Image

Three days after we received our package of bees and set them in our hives, we went to double check that they queen bee got out of her special little box. When sets of bees get sent out to individuals starting a new hive, it’s not usually as simple as packing up a whole hive and calling it good. Bee suppliers split the hives they have into multiple packages and send those off giving them the biggest bang for their buck and allowing them to keep sets of bees themselves so they can continue to “harvest” them and make a business. But remember, a hive needs a queen, and you can’t split her. Instead they allow queen eggs to hatch and ship them off with one part of the split hive (a queen egg, or “cell”, is much larger than that of a drone or worker bee, making it easy to distinguish. Usually queen cells are picked off and not allowed to hatch since there can only be 1 queen per hive). Since this queen bee is different from the one the bees in the hive had before, she has to be kept separate until they get used to each other and can become a happy hive. It also helps ensure that she survives the stress of being shipped. When you get a package of bees, the queen (and usually a few helpers) is in a small, separate box with a small piece of sugar candy blocking her exit. This little box is placed inside the hive until she is set free by the bees (or the bee keeper in some instances). Over a few days’ time, while getting used to each other, this piece of candy is eaten away and then she is free!

Image

The Queen and her helper bees in their separate box.

Image

Taking the queen box out to check if she got out.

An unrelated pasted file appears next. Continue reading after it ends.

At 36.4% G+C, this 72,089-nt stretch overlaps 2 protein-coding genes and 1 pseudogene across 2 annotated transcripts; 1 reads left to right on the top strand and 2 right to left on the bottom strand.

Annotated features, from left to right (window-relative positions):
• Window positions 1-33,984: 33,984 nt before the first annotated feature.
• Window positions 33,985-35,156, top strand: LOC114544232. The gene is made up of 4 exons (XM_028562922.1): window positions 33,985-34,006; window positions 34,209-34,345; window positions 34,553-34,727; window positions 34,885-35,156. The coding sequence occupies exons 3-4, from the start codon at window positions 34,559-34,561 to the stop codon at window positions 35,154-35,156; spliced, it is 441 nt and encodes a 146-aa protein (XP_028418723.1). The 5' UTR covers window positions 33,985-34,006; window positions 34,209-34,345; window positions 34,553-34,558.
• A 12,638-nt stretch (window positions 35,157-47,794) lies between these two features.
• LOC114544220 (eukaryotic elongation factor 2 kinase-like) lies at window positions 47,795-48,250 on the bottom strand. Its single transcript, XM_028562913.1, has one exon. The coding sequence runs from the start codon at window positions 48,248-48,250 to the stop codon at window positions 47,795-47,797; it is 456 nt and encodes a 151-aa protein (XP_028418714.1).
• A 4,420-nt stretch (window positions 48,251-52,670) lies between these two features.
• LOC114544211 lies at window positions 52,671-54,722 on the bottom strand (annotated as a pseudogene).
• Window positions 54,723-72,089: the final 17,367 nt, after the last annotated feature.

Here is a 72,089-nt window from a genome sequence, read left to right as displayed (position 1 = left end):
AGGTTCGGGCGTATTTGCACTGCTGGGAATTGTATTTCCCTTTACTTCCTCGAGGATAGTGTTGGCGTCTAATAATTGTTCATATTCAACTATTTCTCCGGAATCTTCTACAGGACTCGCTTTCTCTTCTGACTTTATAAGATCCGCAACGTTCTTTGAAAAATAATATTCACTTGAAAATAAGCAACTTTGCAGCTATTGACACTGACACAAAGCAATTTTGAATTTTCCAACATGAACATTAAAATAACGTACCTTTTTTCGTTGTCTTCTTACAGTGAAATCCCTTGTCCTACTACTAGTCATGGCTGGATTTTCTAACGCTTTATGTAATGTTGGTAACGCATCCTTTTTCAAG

Image

Empty Queen box!!

When we went to make sure that the queen in each hive was released, we found in each hive an empty box with no queen. At this point some people take out each frame in the hive to double check that the queen is there. Inexperienced as we are, we felt it best to leave the bees alone and not stress them out while we would inevitably spend much too much time picking up each frame and poking around for the queen that our untrained eyes have yet to master finding. Instead we will go back in a few weeks to check on them and see if there is brood (baby bees) being laid. If there aren’t any, then we know the queen either did not survive or is a very weak queen. If this is the case we have to get a new queen ASAP, or risk the bees swarming (leaving their hive in search of a new home and queen).

Honey comb created over 3 days time around the area where the Queen box was.

Honey comb created over 3 days time around the area where the Queen box was.

Our first piece of honey comb, attached to the queen box.

Our first piece of honey comb!

But for now we will assume that the queens are in place and laying and expanding our hives while the busy worker bees keep building honey comb and collecting pollen.

200,000 bees in a box

Two of our three hives are installed and happily buzzing away.

20140502-064704.jpg

20140502-064730.jpg

20140502-064740.jpg